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Fig. 4

Sensitivity analysis on the eigenfrequencies

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Fig. 5

Damage sensitivity of mode shapes (top: intact and bottom: damaged)

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Fig. 6

Damage localization by the flexibility method

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Fig. 7

Combustor test system: (a) and (b) single, and (c) double liner configurations (upstream section (S1), flame-box (S2), and a rectangular liner (S3 and S4))

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Fig. 8

Combustor flame-box and wedge

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Fig. 9

Temperature dependence of the material properties

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Fig. 10

Flame-box assembly and specimen configuration

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Fig. 11

Laser surface scan on the damaged specimen mounted in the flame-box

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Fig. 12

Schematic representation of the structural condition monitoring system

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Fig. 13

Pressure spectrum of the combustor

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Fig. 14

Stability map for the double liner configuration

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Fig. 15

Liner surface temperature profile and flame profile for (a) case 12, stable, and (b) case 22, unstable

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Fig. 16

Mode shapes of the single liner configuration (top: experiment; bottom: FEM)

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Fig. 17

First two plate modes in the double liner configurations

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Fig. 18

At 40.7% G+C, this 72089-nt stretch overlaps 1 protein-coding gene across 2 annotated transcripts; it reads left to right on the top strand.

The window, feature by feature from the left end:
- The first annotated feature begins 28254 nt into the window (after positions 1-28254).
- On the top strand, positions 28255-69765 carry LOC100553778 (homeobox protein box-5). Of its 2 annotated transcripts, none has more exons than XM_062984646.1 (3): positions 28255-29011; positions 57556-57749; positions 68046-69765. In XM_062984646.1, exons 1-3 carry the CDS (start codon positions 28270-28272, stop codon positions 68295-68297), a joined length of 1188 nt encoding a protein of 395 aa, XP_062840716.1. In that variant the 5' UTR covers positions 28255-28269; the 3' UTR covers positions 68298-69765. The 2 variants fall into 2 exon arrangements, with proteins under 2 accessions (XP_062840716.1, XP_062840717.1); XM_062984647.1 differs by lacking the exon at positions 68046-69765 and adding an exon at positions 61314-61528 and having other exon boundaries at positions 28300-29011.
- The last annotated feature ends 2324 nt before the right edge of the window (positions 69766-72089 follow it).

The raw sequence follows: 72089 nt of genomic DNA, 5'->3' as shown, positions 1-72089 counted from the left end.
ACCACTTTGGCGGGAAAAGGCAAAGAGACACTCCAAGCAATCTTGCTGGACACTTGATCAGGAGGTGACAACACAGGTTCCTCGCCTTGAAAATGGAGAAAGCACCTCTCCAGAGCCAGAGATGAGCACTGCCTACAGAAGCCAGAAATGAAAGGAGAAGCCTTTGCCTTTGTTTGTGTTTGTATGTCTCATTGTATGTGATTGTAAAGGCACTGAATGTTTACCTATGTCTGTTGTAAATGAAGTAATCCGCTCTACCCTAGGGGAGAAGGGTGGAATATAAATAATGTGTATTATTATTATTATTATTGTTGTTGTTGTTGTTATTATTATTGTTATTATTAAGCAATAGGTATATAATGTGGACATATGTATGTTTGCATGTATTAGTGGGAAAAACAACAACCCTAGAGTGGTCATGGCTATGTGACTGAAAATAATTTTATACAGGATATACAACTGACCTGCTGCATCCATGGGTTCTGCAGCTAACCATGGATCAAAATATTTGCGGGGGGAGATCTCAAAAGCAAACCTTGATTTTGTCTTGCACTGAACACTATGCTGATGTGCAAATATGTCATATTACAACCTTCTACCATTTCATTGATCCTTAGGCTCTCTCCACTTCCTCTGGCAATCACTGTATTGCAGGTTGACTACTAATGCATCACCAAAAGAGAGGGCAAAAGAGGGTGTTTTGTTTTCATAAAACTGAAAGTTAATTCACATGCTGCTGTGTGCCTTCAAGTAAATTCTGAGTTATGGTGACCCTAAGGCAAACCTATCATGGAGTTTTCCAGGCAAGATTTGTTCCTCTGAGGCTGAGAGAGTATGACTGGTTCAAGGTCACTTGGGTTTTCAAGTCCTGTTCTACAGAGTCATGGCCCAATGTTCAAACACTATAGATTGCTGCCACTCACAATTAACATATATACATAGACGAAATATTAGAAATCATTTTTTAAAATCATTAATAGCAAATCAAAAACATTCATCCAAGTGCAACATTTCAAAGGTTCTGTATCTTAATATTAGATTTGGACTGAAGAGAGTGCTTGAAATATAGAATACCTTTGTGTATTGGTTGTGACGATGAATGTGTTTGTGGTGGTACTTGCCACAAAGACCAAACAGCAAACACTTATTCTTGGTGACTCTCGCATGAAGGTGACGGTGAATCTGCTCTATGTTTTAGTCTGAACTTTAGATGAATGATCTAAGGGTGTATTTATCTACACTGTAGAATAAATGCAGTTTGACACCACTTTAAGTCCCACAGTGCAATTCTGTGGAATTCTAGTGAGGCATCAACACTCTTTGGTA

Time signal and autospectrum of the acoustic pressure and velocity of the wall (case 22): (the measurement locations are shown in parentheses)

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Fig. 19

SPL inside the combustor

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Fig. 20

Velocity amplitude of the liner wall

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Fig. 21

SPL and the velocity amplitude of the liner wall

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Fig. 22

Measurement grid (9 × 9: υnode no.)

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Fig. 23

Cross-correlations of the pressure (at p7) and the velocity of the diagonal-nodes (υnode#) of the intact (left) and damaged (right) specimen

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Fig. 24

Laser zigzag path generation and nodal surface scanning grid and structural vibrations comparison

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Fig. 25

Structural response to instability peaks

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Fig. 26

Damage localization due to the change in the flexibility matrix

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Fig. 27

Temperature evolution on the intact (above) and damaged (below) specimens